Every episode in the run up to Friday left us guessing, each ending with ominous scenes of our main suspects. There was Al standing over Graham’s leaf covered corpse as Kim sat at home pondering whether she did the right thing; Jai with bloodied knuckles falling over; Charity and Ryan lurking by the bridge talking about no regrets; a bloody and grief-stricken Andrea; a pensive Jamie in a car; and Marlon in the woods after arranging to meet Graham. All these scenes were well constructed and intriguing, giving us that must-see element. As the episodes played out, Andrea and Jamie’s motives were strongest and their chilling cliff-hanger was by far the most effective, so much so I almost wish they’d been the killers themselves! What the rest of these suspects did on that fateful night remains to be seen.
I’m not sure anyone started the week believing Marlon or Charity Dingle would go as far as killing Graham, but helped by some emotive heart-to-hearts with their loved ones and showdowns with Graham, you could see how they might be pushed. This week had some particularly impressive performances. Earlier in the week Charity was broken hearted to learn how her son Ryan had felt so trapped and vulnerable when Graham locked him in a shed. When she confronted Graham, her explosive fury transformed to something far quieter and deeper thanks to Emma Atkin’s performance, as Graham viscously insulted her in the street. Marlon too was tipped over the edge, paranoid about Graham’s involvement in his children’s lives, but it was his scenes with Rhona that were particularly impressive as he cried about his life being a mess. Mark Charnock and Zoe Henry delivered the scene beautifully with all their characters’ history before our eyes, until Rhona’s reveal that she was taking Leo to France meant their relationship imploded once more. Of the weeks more memorable moments, it’s these character reactions that really stood out as highlights.
Jai and Laurel’s Relationship Breakdown
Jai’s drug issues escalated this week to give him a (fairly implausible) reason for wanting Graham dead. The HOP opening day was an unbelievable shambles, however, the success of Jai’s episode came in the strength of his scenes with Laurel. Getting high to cope with his day, Jai took cocaine and then agreed to pick Dotty up, but crashed into Graham’s car before he had the chance. Seething Graham revealed all to Laurel and when Jai tried to evade the truth, she revealed her devastation that he would sink so low and might have endangered her child and was still prepared to lie about it. These were some nicely acted scenes and effective fall out, even if Jai’s relapse felt contrived. Now that Jai doesn’t need to be a suspect, hopefully this story will play to its strengths and stay character led.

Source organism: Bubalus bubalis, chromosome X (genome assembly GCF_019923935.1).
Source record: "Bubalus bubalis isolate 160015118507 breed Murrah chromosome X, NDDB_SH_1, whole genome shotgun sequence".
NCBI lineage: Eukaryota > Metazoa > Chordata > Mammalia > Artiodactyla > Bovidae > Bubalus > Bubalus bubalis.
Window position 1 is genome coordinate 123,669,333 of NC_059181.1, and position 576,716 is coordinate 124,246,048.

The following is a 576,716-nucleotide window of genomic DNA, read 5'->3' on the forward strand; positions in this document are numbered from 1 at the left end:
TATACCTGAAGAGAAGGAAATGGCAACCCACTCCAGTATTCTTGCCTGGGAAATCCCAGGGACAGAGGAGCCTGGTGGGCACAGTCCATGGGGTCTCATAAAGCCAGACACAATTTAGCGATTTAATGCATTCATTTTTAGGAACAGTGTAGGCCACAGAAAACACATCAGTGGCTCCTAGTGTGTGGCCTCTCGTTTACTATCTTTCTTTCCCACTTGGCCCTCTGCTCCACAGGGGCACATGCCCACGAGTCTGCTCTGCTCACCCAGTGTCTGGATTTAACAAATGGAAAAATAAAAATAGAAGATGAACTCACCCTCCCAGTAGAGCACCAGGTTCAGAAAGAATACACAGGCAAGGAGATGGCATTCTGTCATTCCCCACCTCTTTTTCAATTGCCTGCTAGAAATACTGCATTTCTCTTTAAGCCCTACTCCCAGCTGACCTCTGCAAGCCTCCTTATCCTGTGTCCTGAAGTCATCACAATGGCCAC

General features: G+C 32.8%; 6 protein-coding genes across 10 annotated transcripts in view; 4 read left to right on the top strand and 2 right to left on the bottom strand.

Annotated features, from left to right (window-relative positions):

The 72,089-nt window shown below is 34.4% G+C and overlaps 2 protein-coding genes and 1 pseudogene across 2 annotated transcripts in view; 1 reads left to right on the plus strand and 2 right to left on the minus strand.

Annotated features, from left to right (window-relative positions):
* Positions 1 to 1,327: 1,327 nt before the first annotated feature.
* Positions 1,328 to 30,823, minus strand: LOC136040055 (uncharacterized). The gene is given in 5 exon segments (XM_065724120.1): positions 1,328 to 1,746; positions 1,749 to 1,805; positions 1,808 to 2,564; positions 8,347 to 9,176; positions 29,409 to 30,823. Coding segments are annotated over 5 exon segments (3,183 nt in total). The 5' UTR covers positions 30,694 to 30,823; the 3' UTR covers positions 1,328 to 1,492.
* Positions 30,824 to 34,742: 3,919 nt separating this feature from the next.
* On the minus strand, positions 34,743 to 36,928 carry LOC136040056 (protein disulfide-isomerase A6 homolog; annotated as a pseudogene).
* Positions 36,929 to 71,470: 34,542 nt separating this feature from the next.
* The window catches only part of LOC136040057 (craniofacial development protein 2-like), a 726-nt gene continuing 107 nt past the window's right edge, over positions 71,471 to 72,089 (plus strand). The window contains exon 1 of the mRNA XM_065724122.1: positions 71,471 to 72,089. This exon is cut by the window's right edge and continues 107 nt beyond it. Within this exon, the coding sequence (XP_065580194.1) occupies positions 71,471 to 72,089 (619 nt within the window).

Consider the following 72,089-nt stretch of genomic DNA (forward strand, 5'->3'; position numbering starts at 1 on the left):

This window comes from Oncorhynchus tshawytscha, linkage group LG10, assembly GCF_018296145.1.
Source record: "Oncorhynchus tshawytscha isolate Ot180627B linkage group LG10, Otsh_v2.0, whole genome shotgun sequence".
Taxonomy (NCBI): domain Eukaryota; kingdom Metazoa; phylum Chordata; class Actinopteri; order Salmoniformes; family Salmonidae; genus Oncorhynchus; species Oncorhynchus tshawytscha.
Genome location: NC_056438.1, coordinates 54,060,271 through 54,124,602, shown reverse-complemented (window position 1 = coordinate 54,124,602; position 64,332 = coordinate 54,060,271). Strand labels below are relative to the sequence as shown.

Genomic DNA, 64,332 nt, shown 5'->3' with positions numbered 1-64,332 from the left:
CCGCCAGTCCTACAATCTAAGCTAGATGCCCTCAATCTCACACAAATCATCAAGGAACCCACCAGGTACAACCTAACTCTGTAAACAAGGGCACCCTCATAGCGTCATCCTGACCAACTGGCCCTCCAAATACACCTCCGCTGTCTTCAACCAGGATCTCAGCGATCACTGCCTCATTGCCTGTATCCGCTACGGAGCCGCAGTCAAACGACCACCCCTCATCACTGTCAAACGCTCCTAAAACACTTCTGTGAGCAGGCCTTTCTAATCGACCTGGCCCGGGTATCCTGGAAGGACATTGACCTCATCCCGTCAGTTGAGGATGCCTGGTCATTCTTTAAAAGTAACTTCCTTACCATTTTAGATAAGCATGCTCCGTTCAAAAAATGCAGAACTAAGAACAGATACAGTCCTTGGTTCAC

Style Over Substance?
Even though everyone wanted Graham dead, the final episode of the week revealed they weren’t all as involved in his demise as it first appeared. With the week’s structure it might have been a little anti-climactic and even confusing to have all these timelines with unanswered questions, particularly when Graham and Pierce’s fight dragged on and edged towards a hammy action film finale rather than a thrilling conclusion. How many last breaths did Graham need? While there were plenty of moments where the “same week, different perspectives” paid off with fun moments of spotting things in the background and stories crossing over, as the week wore on, was it a bit repetitive and style over substance? When Emmerdale steps outside the box, it’s always going to be divisive, but this week seemed a bit overloaded with gimmicks, when really its cast of impressive performers are just as gripping if they tell a linear story.
The Bigger Picture
For some viewers, Pierce’s return to murder Graham has been a divisive decision. The experimental week which set up five suspects actually revealed none of them was responsible, but saw a return of Pierce Harris, Rhona’s ex-husband and rapist. Despite complaints that the stylistic decisions of the week ended up being gimmicky, perhaps there’s a deeper question about the purpose of Pierce. Bringing back a truly evil villain has its positives (see above) but when it diminishes the conclusion of a successful past storyline – is it worth it? Viewers who witnessed Pierce’s tenure first time round would have seen a sense of justice and closure for Rhona and her final scenes with him gave us a sense of her empowerment and strength to move on. But with this latest twist, all this has been undone and Rhona once again has her life in tatters thanks to Pierce. If his abuse and rape of her wasn’t enough torture, he returns to murder the man she loves. When we’ve recently seen Victoria, another of the village’s rape survivors, hassled, stalked and her life made a misery by her rapist and his mother, it feels a bit of a grim choice to be tormenting Rhona in a similar way. There’s no question that Pierce’s return is bound to end in a grisly way, but will it be worth turning the story into something sensationalist when his original story with Rhona told a relatable and real-life story with a fitting end? Time will tell…
Every week I run through the best and worst bits of the week on Emmerdale. Tell me your faves and fails in the comments! As tension escalates in the run-up to Graham’s death, the mysteries keep coming.